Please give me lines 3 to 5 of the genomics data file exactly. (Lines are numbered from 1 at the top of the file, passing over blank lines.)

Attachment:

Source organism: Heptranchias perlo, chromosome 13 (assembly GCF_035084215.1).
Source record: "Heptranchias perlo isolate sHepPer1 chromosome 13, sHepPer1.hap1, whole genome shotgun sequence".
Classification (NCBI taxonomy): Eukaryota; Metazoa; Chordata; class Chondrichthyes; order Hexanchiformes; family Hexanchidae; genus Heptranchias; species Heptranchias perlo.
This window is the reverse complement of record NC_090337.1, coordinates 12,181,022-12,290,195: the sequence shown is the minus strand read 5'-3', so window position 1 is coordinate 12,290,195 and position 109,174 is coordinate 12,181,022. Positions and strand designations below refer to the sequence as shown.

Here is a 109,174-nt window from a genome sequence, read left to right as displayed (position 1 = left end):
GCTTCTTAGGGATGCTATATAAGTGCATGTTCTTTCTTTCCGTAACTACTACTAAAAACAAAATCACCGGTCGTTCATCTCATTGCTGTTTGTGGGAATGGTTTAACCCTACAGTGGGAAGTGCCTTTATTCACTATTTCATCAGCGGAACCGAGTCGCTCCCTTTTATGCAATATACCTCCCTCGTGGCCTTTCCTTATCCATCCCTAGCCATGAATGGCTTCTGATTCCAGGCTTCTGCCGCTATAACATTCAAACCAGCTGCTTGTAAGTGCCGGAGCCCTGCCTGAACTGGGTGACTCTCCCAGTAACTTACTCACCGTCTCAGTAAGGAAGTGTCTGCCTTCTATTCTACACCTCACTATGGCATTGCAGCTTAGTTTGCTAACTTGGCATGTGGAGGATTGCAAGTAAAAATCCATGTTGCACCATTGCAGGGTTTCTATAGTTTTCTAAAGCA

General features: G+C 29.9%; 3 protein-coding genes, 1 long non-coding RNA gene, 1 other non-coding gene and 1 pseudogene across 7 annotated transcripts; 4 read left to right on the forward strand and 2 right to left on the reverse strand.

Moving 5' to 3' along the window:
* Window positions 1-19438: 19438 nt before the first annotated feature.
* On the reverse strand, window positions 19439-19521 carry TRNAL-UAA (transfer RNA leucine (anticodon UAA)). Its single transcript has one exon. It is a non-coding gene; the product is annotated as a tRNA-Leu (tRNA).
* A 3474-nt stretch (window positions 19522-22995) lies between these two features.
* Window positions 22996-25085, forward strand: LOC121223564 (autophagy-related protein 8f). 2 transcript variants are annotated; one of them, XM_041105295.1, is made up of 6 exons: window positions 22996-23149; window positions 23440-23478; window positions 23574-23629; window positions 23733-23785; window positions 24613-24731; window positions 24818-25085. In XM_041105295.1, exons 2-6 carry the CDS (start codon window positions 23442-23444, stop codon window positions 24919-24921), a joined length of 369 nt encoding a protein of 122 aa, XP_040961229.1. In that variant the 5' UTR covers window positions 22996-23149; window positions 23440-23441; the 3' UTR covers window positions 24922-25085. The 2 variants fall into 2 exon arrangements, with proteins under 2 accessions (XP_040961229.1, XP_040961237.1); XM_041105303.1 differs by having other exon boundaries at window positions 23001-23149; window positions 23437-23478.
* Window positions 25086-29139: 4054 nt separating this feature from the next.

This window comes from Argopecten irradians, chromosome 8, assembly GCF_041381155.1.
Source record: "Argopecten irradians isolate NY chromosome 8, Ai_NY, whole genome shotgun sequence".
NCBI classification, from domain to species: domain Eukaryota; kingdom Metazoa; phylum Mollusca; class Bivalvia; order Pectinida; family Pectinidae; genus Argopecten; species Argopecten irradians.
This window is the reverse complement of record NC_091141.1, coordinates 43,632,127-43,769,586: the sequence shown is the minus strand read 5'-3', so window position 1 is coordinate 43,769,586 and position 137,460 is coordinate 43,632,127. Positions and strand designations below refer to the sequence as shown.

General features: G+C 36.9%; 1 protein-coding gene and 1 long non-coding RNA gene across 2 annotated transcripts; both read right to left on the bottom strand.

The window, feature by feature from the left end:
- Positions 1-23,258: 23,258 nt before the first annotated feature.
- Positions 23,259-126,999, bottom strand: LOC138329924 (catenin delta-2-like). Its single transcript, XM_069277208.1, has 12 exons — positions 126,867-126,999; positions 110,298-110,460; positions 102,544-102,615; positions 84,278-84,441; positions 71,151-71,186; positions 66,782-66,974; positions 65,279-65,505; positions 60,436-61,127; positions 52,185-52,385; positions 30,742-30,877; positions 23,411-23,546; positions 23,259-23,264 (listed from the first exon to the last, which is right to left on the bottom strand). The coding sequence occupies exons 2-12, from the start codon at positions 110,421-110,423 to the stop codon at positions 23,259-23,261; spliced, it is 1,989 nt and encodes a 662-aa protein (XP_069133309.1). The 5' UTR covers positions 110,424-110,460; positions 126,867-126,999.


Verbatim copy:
Classification (NCBI taxonomy): Eukaryota; Metazoa; Chordata; class Chondrichthyes; order Hexanchiformes; family Hexanchidae; genus Heptranchias; species Heptranchias perlo.
This window is the reverse complement of record NC_090337.1, coordinates 12,181,022-12,290,195: the sequence shown is the minus strand read 5'-3', so window position 1 is coordinate 12,290,195 and position 109,174 is coordinate 12,181,022. Positions and strand designations below refer to the sequence as shown.

Here is a 109,174-nt window from a genome sequence, read left to right as displayed (position 1 = left end):